Estuary Cod is an Estuary Rock Cod, also called Gold Spotted Rockcod, Spotted Cod, Greasy Cod, Northwest Grouper, Orange-Spotted Grouper, Brown-Spotted Grouper, Greasy Cod, Beardie and Spotted River Cod.
"Cod" is the common name for the genus (botanical classification above family, under species), Gadus. "Cod" is also used as a part of many common fish names too, resulting in cases such as this one where the Estuary Cod (Cod, Estuary) is from the genus, Epinephelus, which makes it a Grouper.
HOW TO IDENTIFY COD, ESTUARY
Estuary Cod are olive-green to brown with brown spots devoid of any pattern. They have chin barbels (therefore the nickname Beardie). The Estuary Cod is one of the largest and most common Cod reaching a length of over 2m and can weigh a massive 230kg.
Distinguishing features are the 3 opercular spines which are equal distances apart and a rounded tail. The 6 darker blotches on the back fade with age to a uniform brown colour.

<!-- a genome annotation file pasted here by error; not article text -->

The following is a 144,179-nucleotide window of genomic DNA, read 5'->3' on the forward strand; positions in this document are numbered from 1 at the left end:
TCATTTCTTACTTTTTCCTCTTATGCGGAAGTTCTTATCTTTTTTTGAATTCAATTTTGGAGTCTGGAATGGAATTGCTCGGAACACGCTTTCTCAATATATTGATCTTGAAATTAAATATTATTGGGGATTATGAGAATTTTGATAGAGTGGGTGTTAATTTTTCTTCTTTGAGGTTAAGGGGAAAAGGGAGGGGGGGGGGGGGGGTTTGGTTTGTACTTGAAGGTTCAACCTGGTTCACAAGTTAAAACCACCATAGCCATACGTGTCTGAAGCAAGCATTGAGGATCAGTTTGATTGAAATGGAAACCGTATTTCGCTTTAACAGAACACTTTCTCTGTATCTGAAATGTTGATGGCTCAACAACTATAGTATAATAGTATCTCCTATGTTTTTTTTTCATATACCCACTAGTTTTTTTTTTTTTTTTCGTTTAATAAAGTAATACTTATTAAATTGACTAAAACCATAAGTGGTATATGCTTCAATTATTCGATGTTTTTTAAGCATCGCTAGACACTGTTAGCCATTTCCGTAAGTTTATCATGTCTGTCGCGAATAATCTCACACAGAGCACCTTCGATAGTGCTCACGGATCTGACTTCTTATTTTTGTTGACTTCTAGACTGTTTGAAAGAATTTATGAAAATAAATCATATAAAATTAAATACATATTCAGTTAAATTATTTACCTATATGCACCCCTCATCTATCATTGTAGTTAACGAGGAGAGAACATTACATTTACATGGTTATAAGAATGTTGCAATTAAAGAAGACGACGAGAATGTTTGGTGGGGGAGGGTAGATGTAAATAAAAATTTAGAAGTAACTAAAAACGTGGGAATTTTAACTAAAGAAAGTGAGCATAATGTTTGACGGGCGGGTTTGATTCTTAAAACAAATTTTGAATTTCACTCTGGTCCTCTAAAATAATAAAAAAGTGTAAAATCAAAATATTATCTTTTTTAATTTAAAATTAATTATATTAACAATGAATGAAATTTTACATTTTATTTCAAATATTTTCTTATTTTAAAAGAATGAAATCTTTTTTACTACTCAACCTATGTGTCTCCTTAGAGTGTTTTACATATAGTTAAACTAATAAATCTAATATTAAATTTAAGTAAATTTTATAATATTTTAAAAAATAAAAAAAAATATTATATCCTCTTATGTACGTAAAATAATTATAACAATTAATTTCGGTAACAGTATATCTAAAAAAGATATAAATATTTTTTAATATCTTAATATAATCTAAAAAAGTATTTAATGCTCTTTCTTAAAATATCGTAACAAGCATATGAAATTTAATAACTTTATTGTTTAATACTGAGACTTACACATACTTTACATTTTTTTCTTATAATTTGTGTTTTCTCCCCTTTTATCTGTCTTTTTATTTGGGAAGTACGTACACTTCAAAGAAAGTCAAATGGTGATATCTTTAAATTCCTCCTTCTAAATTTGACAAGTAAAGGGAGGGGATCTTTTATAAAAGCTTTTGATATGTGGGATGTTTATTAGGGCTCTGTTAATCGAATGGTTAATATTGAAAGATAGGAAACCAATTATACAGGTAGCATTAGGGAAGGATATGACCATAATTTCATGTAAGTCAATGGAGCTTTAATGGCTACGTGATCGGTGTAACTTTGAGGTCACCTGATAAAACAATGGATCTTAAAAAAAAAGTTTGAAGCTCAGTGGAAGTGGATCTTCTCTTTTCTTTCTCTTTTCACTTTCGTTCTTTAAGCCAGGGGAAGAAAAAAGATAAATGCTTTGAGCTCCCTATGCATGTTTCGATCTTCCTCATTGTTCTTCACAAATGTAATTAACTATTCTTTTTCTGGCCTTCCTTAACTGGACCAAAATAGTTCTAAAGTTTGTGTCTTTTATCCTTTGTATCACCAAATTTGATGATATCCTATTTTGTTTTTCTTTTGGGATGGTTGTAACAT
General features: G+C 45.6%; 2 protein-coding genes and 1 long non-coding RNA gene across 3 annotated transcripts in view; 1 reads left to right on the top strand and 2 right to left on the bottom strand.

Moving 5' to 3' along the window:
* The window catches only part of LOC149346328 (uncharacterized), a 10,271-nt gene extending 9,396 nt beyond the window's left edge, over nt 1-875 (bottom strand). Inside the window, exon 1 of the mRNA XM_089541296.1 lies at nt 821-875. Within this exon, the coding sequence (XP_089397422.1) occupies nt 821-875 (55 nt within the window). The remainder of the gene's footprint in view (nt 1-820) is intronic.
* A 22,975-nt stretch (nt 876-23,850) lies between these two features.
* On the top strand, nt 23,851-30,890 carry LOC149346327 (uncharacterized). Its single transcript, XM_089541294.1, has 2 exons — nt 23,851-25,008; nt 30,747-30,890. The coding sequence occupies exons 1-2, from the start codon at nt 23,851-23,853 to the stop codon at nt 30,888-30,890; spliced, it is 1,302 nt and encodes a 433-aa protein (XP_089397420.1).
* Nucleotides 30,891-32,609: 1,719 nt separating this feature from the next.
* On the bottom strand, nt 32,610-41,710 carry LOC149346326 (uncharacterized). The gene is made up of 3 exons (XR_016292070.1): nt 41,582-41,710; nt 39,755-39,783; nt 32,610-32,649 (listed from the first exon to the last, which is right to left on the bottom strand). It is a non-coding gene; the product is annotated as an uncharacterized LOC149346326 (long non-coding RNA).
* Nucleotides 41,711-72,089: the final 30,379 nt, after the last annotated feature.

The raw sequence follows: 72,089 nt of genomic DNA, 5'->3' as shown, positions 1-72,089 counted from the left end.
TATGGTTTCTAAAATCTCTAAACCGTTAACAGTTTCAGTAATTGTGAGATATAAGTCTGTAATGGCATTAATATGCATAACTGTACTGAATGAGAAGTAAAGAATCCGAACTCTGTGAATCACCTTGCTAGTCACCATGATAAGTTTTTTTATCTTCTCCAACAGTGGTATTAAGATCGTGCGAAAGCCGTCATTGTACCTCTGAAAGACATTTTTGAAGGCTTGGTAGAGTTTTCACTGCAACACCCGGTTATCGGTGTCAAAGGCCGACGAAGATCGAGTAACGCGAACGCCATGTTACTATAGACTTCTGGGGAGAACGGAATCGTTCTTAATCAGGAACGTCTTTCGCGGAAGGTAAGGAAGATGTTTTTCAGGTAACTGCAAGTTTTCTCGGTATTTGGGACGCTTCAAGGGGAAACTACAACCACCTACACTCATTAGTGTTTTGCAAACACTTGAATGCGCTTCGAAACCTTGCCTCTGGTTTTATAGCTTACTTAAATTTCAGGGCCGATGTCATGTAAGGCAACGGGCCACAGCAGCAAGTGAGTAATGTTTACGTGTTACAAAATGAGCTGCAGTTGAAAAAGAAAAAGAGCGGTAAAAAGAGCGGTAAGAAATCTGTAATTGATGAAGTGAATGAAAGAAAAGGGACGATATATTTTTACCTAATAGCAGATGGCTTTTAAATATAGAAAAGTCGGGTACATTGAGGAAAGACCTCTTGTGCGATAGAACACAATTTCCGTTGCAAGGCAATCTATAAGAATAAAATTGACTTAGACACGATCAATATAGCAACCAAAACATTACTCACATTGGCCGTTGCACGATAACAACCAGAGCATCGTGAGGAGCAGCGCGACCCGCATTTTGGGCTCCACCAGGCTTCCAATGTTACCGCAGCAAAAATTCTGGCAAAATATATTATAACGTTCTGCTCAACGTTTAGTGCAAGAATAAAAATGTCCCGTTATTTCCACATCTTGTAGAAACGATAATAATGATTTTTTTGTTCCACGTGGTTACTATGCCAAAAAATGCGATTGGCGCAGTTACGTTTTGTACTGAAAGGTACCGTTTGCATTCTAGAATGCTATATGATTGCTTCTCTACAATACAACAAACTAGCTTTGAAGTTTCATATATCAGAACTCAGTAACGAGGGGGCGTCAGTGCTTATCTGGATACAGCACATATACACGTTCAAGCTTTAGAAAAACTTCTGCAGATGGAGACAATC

WHERE TO CATCH COD, ESTUARY
Estuary Cod have a range from Rottnest Island (near Perth) in Western Australia around the top end to South West Rocks in NSW, but most common in more tropical waters. They are often found in caves in bays, coastal reefs and estuaries of tropical waters. They are frequently found inshore and also inhabit shallow waters around the continental shelf in a depth range of 10-90m.
HOW TO CATCH COD, ESTUARY
You can find Estuary Cod in estuaries and silty areas. They have also been found in freshwater. When fishing for Estuary Cod, look for reef or rubble or a steep drop off where they like to inhabit.
It is important to know state regulations with Estuary Cod because some states have maximum size limits to protect larger Estuary Cod. Fishing is restricted for larger Estuary Cod. Larger fish can be caught on large rigs with baits of whole live mud crab. Smaller Estuary Cod are hooked while fishing for general reef fish with relatively heavy gear. The biggest of Estuary Cod will even take hooked smaller fish in estuaries whole.